Classical physical problems often involve real-number positions or parameter values rather than values from a discrete set (such as the integers) which would be more typical of NP-complete problems. Because of this these problems can often be NP-hard but not (or not obviously) NP-complete. For instance, we do not know whether the Euclidean TSP (for integer ...


9

You appear to be positing a universe where (a) the fine-structure constant has an exact value and (b) we can measure as many digits of it as we want. Thus, if a Turing machine cannot compute the exact value of the fine-structure constant, it cannot predict the outcome of an arbitrary experiment. I don't believe (b) is the case. Generally, the way that ...


8

He didn't have any major impact on computer science. His writing in computer science are limited to popsci and more recently raising public concerns about AI.


8

There are proposals for quantum money where it appears that not even the bank can produce two copies of a quantum money state with the same serial number. See Farhi et al's paper Quantum Money from Knots, Mark Zhandry's paper Quantum Lightning Never Strikes the Same State Twice, Daniel Kane's paper Quantum Money from Modular Forms. In order to make ...


7

To answer your original question: Yes at least Scott Aaronson believes that $P \ne NP$ is a law of nature. He proposed the following formulation "The NP Hardness Assumption : There is no physical means to solve NP complete problems in polynomial time". He gave a nice talk at the University of Waterloo titled Computational Intractability As A Law of ...


7

Adiabatic quantum computing (AQC) is a computational model (as Peter said in the comments). Compare AQC with other models of computation such as: circuit-based quantum computing (CBQC) Adleman-Lipton model (a model for computing using DNA) Turing machine model (a model where computations are done with symbols on a tape) One can devise algorithms using ...


7

The Black Hole Information Paradox seems relevant to me, as it concerns information theory, which can be seen as close to computer science. To sum up, the paradox in question is that when objects or in general waves carrying information are swallowed by a black hole, the information they carry seems to be destroyed. This violates principles in quantum ...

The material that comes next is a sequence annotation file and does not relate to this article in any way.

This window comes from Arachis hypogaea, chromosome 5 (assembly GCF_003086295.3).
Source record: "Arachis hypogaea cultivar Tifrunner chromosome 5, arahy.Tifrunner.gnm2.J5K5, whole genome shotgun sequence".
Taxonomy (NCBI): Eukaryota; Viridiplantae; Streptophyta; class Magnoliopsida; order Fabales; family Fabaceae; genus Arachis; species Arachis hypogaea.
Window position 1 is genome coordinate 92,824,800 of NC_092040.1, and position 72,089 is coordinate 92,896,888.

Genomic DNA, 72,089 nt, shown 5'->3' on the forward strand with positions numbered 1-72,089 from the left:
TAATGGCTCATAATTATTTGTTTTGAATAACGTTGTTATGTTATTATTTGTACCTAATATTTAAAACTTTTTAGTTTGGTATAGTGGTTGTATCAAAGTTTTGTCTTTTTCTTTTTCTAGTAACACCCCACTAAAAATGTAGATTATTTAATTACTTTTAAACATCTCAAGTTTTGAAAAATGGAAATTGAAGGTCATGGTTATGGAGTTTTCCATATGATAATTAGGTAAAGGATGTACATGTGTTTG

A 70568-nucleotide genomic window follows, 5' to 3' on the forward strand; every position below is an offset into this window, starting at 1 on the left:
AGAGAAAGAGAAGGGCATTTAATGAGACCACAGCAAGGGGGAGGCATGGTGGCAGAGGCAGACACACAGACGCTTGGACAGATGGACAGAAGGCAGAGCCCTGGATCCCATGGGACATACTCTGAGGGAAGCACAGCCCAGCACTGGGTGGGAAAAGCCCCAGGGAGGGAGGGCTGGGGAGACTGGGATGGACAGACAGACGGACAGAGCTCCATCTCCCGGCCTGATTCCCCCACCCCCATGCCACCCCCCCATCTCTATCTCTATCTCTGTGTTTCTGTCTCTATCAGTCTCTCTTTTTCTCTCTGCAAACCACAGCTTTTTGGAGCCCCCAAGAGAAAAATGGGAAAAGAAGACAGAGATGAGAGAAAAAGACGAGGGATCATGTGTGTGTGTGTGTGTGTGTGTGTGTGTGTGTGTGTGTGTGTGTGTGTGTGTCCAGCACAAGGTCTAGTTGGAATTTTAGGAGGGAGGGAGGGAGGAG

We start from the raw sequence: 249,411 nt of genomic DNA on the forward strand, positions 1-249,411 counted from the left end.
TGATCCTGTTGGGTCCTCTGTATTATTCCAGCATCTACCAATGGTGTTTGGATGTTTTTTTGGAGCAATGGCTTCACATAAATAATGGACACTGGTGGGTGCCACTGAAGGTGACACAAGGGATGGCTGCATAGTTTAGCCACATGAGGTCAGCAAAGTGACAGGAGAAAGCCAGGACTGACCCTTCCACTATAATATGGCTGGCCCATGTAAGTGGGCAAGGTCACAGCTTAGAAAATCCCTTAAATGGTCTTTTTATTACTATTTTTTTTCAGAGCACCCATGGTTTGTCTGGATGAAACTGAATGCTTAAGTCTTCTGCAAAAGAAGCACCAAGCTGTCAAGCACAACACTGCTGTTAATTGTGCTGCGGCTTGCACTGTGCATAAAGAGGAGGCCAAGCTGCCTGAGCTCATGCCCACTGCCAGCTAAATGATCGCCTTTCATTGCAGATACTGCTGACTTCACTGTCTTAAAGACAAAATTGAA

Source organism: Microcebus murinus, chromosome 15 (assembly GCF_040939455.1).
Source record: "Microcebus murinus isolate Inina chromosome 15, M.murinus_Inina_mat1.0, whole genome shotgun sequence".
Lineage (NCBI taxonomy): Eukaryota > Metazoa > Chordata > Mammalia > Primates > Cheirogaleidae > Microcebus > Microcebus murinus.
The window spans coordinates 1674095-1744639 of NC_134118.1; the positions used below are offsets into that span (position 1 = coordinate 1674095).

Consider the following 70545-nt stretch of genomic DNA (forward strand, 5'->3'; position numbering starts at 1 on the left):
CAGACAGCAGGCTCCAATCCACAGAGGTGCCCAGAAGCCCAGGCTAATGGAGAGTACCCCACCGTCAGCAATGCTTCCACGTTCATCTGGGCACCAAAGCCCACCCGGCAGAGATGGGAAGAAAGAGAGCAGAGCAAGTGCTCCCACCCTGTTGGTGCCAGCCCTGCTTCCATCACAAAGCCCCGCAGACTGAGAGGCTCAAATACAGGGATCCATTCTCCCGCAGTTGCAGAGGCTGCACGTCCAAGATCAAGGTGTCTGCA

7

Yes, if you somehow had a scheme that allows to compute/measure more and more digits of the fine-structure constant $\alpha$ then $\alpha$ should be Turing computable according to the Church-Turing thesis. But in practice, $\alpha$ is based on some measured quantities, we have no Theory of Everything (TOE) for physics, and it is not clear that $\alpha$ is a ...


6

We will never be able to prove this statement, because we can never be able to know for sure whether we have the exact laws of physics, or just a very good approximation to them. Even if we had a satisfactory theory of everything which we could use to make good predictions about every experimentally measurable physical system, there would be no way to tell ...


6

Basically everything that is known about the Quantum PCP conjecture has been collected in this survey by Dorit Aharonov, Itai Arad, and Thomas Vidick: The Quantum PCP Conjecture See also Thomas' blog post on the topic.


6

There are actually sort-of-researchy things one can say about rotating black holes. Namely it is known that sufficiently quick rotation produces time-like simple closed curves, leading to interesting questions about how to model time-travel paradoxes in complexity theory; see Aaronson and Watrous, "Closed Timelike Curves Make Quantum and Classical Computing ...


6

Clearly you can work with abstract compressed representations of circuits. You can reason about them and manipulate them and turn them into concrete lists of gates. We do it all the time. But in context the author is in the middle of explaining the complexity class BQP (bounded-probability quantum polynomial-time). I think they're just making sure that you ...


6

With thermodynamics you have to be careful with the kind of reductions you allow, or (as Peter Shor pointed out) there can be essentially no thermodynamic relationship implied by a reduction. For example, if we consider not just the complexity of languages, but also the complexity of functions, every language is equivalent (under pretty simple reductions) to ...


5

First of all is the known weaker result $NL\neq PSPACE$ or the stronger conjecture $NP\neq coNP$ possible laws of nature? Then we can ask questions about if $P\neq NP$ is a law of nature.


5

Everything interesting happens in this paper happens within the 2D subspace generated by the two vectors $|s\rangle$ and $|w\rangle$. The vector $|r\rangle$ is a vector from this subspace orthogonal to $|w\rangle$, giving us the basis $|w\rangle, |r\rangle$, where the analysis will be very simple (using 2x2 matrices). The norm in the second question is ...


5

A quantum Fourier transform is a unitary operation, so the number of basis states of the input and output must be the same. The number of basis states before the Fourier transform is 120, the number of group elements. The number of basis states after the Fourier transform is 120, in this case broken up according to the identity $$ 120=1^2+1^2+4^2+4^2+5^2+...